Robert Chambers (March 2009)
Despite large government and NGO programs, despite substantially increased public spending on sanitation, and despite sustained economic growth, open defecation is declining very, very slowly in rural “Hindi heartland” north India. Widespread resistance to using simple latrines in the rural north Indian plains states is a human development crisis and a serious puzzle: this is exactly the place on earth where open defecation is most common and where high population density most raises the human and economic costs of open defecation.
The project, Testing CLTS Approaches for Scalability, evaluates through a rigorous research program three distinctive strategies to enhance the roles of local actors in CLTS interventions in Kenya, Ghana and Ethiopia. The project, funded by the Bill & Melinda Gates Foundation, aims to learn, capture and share reliable and unbiased information on CLTS approaches and scalability.This grey literature review was prepared by The Water Institute at UNC for Plan International USA as part of the project.
Continued management of sanitation and hygiene services, post-intervention, is a global challenge, particularly in the school-setting. This situation threatens anticipated impacts of school sanitation and hygiene investments. To improve programming and policies, and increase the effectiveness of limited development
resources, this study seeks to understand how and why some schools have well-managed sanitation post-intervention,
while others do not.
This research study aimed to evaluate how an intervention, which combined hand washing promotion aimed at 5-year-olds with provision of free soap, affected illnesses among the children and their families and children’s school absenteeism. The study monitored illnesses, including diarrhoea and acute respiratory infections (ARIs), school absences and soap consumption for 41 weeks in 70 low-income communities in Mumbai, India. It showed that direct-contact hand washing interventions aimed at younger school-aged children can affect the health of the whole family.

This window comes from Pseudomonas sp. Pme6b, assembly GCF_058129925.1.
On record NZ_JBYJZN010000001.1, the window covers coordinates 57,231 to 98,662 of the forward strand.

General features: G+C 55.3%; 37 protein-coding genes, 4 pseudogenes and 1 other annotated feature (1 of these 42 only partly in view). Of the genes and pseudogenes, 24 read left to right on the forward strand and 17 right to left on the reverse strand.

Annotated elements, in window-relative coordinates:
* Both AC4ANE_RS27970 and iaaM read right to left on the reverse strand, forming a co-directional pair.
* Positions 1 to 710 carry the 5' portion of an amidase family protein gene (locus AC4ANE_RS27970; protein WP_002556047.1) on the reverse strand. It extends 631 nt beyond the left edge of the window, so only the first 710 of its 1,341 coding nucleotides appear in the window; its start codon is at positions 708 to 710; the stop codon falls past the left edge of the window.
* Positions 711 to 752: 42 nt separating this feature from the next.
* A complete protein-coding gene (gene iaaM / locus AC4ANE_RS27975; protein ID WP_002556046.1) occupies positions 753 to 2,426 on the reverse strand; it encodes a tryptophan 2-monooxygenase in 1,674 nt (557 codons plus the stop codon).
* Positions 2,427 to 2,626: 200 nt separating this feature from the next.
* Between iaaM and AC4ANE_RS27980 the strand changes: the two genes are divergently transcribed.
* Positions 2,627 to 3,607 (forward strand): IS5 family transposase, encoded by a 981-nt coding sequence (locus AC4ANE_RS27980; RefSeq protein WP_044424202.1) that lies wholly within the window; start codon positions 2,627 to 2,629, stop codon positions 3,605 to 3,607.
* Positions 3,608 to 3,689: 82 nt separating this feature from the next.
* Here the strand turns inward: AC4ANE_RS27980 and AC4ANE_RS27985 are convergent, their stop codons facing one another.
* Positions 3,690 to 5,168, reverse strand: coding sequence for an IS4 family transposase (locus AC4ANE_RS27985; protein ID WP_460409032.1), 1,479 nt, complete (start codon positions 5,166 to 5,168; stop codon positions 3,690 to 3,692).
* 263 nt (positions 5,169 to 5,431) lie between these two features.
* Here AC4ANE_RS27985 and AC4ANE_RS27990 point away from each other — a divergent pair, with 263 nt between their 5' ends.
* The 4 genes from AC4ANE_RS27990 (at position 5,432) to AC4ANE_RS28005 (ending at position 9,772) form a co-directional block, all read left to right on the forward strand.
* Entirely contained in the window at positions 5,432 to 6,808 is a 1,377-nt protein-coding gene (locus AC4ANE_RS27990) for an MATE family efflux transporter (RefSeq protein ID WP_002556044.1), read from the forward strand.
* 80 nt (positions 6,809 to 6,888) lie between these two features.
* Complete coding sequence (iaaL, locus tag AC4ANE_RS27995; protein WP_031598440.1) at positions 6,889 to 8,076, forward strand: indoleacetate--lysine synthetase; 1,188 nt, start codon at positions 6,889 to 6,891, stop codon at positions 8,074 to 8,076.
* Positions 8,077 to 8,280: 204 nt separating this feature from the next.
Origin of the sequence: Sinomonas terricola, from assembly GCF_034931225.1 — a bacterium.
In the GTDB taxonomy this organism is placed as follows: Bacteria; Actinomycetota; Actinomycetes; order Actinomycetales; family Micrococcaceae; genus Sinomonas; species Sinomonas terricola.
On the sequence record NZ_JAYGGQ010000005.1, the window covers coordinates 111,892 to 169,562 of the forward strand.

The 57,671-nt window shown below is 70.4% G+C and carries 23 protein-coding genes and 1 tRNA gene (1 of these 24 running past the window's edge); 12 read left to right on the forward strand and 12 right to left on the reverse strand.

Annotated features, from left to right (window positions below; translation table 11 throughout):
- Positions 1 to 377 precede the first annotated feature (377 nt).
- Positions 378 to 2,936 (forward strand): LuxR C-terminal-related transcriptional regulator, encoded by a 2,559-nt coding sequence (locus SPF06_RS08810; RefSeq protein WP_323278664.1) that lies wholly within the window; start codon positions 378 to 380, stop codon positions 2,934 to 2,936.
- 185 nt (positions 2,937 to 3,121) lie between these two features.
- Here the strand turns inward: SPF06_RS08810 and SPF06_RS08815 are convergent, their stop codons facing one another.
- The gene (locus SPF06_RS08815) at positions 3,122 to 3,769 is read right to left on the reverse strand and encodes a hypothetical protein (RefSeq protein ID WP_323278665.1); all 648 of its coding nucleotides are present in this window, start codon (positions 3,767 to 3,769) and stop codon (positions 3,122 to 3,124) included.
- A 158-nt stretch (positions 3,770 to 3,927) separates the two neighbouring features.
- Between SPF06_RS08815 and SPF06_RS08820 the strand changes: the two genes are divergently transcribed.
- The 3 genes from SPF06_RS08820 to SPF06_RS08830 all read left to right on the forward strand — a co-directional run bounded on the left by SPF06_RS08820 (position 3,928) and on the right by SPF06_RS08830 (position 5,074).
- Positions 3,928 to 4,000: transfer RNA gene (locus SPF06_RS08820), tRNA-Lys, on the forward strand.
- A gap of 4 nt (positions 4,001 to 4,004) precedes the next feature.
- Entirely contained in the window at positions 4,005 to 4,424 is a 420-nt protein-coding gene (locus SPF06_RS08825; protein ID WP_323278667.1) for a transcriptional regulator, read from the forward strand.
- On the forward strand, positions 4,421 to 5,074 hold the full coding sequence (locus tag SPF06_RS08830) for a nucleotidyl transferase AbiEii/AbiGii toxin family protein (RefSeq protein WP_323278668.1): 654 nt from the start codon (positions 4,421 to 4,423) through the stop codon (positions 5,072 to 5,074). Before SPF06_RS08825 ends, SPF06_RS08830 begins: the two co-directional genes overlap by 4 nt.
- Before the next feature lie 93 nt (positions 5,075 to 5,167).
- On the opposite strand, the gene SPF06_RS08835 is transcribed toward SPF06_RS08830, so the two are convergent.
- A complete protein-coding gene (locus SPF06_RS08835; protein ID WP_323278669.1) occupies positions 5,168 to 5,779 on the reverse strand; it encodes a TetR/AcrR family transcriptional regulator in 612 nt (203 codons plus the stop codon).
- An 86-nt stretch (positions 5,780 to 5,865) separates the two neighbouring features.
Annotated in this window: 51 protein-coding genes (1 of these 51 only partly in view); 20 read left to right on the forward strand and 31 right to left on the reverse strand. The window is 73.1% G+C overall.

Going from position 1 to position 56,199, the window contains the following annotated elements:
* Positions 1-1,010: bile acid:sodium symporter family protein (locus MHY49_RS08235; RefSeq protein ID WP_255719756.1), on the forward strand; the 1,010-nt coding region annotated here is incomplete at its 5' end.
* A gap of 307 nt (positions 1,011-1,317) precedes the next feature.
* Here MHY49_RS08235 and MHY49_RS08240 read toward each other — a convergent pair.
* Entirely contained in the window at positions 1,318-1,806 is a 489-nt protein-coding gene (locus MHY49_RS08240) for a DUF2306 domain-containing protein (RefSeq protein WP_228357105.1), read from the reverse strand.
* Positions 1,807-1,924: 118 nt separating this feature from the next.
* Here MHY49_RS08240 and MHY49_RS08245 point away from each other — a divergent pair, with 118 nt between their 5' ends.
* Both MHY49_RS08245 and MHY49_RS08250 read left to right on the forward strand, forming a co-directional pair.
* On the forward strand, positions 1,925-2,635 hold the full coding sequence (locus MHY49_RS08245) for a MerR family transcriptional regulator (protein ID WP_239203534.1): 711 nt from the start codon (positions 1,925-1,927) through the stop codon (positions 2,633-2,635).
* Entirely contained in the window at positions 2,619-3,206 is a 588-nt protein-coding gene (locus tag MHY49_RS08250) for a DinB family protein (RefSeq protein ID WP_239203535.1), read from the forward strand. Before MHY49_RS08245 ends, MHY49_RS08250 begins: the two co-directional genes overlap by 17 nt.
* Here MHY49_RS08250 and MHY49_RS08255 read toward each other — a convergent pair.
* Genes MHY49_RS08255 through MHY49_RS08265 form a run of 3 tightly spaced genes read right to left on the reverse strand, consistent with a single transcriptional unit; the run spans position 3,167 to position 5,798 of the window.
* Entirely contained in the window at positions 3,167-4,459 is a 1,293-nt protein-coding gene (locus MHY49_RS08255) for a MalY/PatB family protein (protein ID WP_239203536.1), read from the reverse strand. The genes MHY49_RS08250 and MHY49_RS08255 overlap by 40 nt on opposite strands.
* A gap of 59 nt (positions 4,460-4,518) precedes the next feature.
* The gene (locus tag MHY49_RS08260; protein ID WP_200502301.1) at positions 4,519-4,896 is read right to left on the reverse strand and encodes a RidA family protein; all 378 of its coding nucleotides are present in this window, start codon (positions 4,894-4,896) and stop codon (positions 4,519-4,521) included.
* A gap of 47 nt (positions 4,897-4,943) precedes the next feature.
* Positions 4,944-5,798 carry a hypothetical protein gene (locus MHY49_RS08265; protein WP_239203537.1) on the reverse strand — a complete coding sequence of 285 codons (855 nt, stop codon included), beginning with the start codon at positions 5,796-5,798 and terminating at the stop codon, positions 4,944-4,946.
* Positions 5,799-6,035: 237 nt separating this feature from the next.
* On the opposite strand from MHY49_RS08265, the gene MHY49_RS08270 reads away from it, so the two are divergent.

On World Toilet Day 2013 (19th November), the CLTS Knowledge Hub at IDS launched a new publications series Frontiers of CLTS: Innovations and Insights. This is a series of short notes offering practical guidance on new methods and approaches and thinking on broader issues.
Children in West Bengal and Bangladesh are presumed to share the same distribution of genetic height potential. In West Bengal they are richer, on average, and are therefore slightly taller. However, when wealth is held constant, children in Bangladesh are taller. This gap can be fully accounted for by differences in open defecation, and especially by open defecation in combination with differences in women’s status and maternal nutrition.
The Total Sanitation Campaign (TSC) was a community-led, people-centred, demand-driven and incentive-based programme ideal to address India's rural sanitation crisis, or so it seemed. But policy failed to translate into practice and outcomes were remarkably poor. In the 2011 census data showed 31% sanitation coverage in 2011 (up from 22% in 2001), far from the 68% reported by the Government. The decade has witnessed progress slowing down and the number of rural households without latrines increasing by 8.3 million.
A new research brief from the Water and Sanitation Program (WSP), Investing in the Next Generation: Growing Tall and Smart with Toilets, examines how the level of open defecation in a community is associated with shorter children in Cambodia. Key findings highlighted in the research brief are that open defecation is associated with greater stunting at every age, and that it is associated with greater stunting even when the household itself does not openly defecate.